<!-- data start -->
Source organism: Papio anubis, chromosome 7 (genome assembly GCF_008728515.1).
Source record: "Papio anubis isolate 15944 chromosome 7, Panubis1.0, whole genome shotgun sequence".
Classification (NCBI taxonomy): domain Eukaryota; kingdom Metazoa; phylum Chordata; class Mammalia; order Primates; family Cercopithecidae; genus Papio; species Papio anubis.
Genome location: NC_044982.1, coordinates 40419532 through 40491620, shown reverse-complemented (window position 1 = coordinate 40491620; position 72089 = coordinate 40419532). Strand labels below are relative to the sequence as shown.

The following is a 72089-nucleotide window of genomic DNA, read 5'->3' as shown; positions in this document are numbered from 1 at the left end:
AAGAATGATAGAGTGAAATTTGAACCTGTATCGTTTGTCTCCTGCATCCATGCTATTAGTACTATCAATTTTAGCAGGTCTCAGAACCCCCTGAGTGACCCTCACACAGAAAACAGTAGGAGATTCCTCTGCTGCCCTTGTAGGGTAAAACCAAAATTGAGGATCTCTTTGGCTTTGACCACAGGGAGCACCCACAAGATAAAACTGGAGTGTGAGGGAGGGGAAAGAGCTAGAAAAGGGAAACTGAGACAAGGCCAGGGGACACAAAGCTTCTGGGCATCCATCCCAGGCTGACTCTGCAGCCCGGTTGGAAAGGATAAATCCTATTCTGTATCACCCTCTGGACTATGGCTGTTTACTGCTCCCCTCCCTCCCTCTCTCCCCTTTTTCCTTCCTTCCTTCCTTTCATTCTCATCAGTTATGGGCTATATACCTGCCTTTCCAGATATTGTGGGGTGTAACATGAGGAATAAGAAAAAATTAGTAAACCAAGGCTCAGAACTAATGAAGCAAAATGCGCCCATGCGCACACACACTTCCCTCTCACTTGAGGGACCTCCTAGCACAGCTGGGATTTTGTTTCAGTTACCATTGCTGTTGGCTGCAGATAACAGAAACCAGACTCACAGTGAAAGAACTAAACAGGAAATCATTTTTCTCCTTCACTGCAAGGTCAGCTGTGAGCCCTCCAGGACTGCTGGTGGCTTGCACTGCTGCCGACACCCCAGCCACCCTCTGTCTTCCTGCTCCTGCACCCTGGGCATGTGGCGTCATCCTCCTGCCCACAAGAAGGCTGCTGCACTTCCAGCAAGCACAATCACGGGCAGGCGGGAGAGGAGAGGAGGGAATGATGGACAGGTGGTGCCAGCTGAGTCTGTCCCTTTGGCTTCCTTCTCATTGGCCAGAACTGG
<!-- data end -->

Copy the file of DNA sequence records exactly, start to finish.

Source organism: Papio anubis, chromosome 7 (genome assembly GCF_008728515.1).
Source record: "Papio anubis isolate 15944 chromosome 7, Panubis1.0, whole genome shotgun sequence".
Classification (NCBI taxonomy): domain Eukaryota; kingdom Metazoa; phylum Chordata; class Mammalia; order Primates; family Cercopithecidae; genus Papio; species Papio anubis.
Genome location: NC_044982.1, coordinates 40419532 through 40491620, shown reverse-complemented (window position 1 = coordinate 40491620; position 72089 = coordinate 40419532). Strand labels below are relative to the sequence as shown.

The following is a 72089-nucleotide window of genomic DNA, read 5'->3' as shown; positions in this document are numbered from 1 at the left end:
AAGAATGATAGAGTGAAATTTGAACCTGTATCGTTTGTCTCCTGCATCCATGCTATTAGTACTATCAATTTTAGCAGGTCTCAGAACCCCCTGAGTGACCCTCACACAGAAAACAGTAGGAGATTCCTCTGCTGCCCTTGTAGGGTAAAACCAAAATTGAGGATCTCTTTGGCTTTGACCACAGGGAGCACCCACAAGATAAAACTGGAGTGTGAGGGAGGGGAAAGAGCTAGAAAAGGGAAACTGAGACAAGGCCAGGGGACACAAAGCTTCTGGGCATCCATCCCAGGCTGACTCTGCAGCCCGGTTGGAAAGGATAAATCCTATTCTGTATCACCCTCTGGACTATGGCTGTTTACTGCTCCCCTCCCTCCCTCTCTCCCCTTTTTCCTTCCTTCCTTCCTTTCATTCTCATCAGTTATGGGCTATATACCTGCCTTTCCAGATATTGTGGGGTGTAACATGAGGAATAAGAAAAAATTAGTAAACCAAGGCTCAGAACTAATGAAGCAAAATGCGCCCATGCGCACACACACTTCCCTCTCACTTGAGGGACCTCCTAGCACAGCTGGGATTTTGTTTCAGTTACCATTGCTGTTGGCTGCAGATAACAGAAACCAGACTCACAGTGAAAGAACTAAACAGGAAATCATTTTTCTCCTTCACTGCAAGGTCAGCTGTGAGCCCTCCAGGACTGCTGGTGGCTTGCACTGCTGCCGACACCCCAGCCACCCTCTGTCTTCCTGCTCCTGCACCCTGGGCATGTGGCGTCATCCTCCTGCCCACAAGAAGGCTGCTGCACTTCCAGCAAGCACAATCACGGGCAGGCGGGAGAGGAGAGGAGGGAATGATGGACAGGTGGTGCCAGCTGAGTCTGTCCCTTTGGCTTCCTTCTCATTGGCCAGAACTGG